Supreme Court

The Supreme Court of Pakistan is the highest court of appeal in the country and a court where all other avenues have been exhausted. It is the final authority on legal and constitutional matters. Its orders and decisions also affect other courts in the country. All administrative and judicial bodies are likely to act with the assistance of the Supreme Court. The constitution defines in detail the establishment, jurisdiction, powers, and functions of the Supreme Court. Closely related are the requirements and manner of appointment of judges, the time of retirement, the grounds and manner of dismissal, and the conditions of employment of judges.


The Supreme Court has original jurisdiction, appellate jurisdiction, and investigative jurisdiction. It has original jurisdiction to decide intergovernmental questions between the federal and state governments or between state governments. Under this power, the Supreme Court makes final decisions. The Supreme Court may also exercise original jurisdiction over the granting of fundamental rights where the issue is of public interest. The Supreme Court also exercises the power of caveat emptor, whereby the President may seek the opinion of the Supreme Court on a question of law. The Supreme Court, by its appellate jurisdiction, decides appeals from orders and decisions of the High Courts and other individual courts.

How is the Supreme Court constituted?

The constitution provides for the autonomy of the judiciary and its separation from the executive branch. The Constitution imposes an unprecedented duty on the Supreme Court to maintain harmony and coordination among the three pillars of government: the legislature, the executive, and the judiciary. As the guardian of the Constitution, the Supreme Court must preserve, protect and defend this important document.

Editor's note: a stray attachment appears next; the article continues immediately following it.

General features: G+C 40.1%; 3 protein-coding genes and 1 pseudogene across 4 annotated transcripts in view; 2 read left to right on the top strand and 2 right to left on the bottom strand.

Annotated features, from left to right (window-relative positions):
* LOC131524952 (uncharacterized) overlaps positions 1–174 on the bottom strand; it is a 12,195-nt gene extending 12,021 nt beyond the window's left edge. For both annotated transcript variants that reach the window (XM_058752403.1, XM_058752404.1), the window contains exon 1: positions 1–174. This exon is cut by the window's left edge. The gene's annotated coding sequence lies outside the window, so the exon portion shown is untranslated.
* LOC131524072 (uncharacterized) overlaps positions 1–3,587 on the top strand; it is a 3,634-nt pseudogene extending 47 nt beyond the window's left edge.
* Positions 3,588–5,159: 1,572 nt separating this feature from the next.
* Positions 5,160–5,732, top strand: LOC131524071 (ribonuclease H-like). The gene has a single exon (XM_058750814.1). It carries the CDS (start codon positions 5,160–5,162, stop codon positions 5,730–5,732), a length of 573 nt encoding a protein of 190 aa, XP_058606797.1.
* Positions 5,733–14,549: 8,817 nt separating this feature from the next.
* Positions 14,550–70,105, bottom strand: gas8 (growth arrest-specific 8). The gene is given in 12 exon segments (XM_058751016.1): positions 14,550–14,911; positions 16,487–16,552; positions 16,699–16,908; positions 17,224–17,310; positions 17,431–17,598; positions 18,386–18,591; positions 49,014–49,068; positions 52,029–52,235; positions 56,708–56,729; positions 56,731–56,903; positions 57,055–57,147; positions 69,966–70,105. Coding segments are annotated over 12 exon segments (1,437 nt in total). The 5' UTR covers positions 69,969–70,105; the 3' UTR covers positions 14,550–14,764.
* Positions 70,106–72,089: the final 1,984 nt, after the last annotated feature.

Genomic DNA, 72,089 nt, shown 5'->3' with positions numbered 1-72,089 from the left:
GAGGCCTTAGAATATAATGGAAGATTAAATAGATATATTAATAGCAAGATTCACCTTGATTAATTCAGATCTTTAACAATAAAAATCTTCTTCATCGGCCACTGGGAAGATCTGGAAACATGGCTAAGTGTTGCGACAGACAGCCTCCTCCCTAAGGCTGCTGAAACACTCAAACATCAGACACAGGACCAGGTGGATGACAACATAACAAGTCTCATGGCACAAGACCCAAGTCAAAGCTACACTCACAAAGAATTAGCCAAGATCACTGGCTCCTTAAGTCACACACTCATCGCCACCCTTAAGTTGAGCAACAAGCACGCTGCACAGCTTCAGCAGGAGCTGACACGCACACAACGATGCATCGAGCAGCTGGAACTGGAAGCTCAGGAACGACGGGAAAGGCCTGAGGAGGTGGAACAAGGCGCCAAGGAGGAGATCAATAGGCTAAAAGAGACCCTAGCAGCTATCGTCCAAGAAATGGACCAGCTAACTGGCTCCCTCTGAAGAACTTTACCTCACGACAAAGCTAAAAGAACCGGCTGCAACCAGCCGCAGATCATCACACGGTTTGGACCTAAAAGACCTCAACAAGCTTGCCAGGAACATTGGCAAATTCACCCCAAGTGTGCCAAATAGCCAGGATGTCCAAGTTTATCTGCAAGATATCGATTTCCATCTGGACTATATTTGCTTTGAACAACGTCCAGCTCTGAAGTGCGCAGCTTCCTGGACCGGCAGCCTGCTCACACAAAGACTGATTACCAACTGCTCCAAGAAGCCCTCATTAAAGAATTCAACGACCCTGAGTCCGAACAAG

The Supreme Court was created by the 1956 constitution as the successor to the Union Court of India, created in 1948, which replaced the Union Court of India, created in 1937. The Supreme Court, established in 1956, has retained its name and jurisdiction since the promulgation of the constitution in 1973 and other legal developments.

The Constitution of 1956

The 1956 constitution provided that the seat of the Supreme Court would be in Karachi and that the Chief Justice of Pakistan could be elected elsewhere with the approval of the President. The Supreme Court was initially located in Karachi, but was later moved to Lahore and installed in the Supreme Court building; the 1973 constitution established the permanent seat of the court in Islamabad. However, lack of funds hampered construction: in 1974, the court was moved from Lahore to Rawalpindi and housed in a propaganda building called East Pakistan House; in 1989, funds were allocated for a new building in Islamabad and construction began in 1990. The construction was completed and on December 31, 1993, the Tribunal moved into its new headquarters in Islamabad.

The existing building

The present building stands majestically as an extension of Constitution Avenue in the federal capital. Its white marble exterior is a testament to the strength of the institution, which upholds the law and order of the country as well as constitutional norms. The open facade is a blend of Islamic and Japanese architectural traditions and emphasizes the importance of education, transparency, and equality before the law, recognized goals of the judiciary in Pakistan. The court also has branches at its headquarters in each of the four provinces. Cases are registered in the registers of the headquarters and the branches. The judges of the Tribunal deal with cases alternately at the seat and the branches. Given the breadth of the Court's jurisdiction, easy and quick access to a court close to home is an exceptional way to attract litigants.

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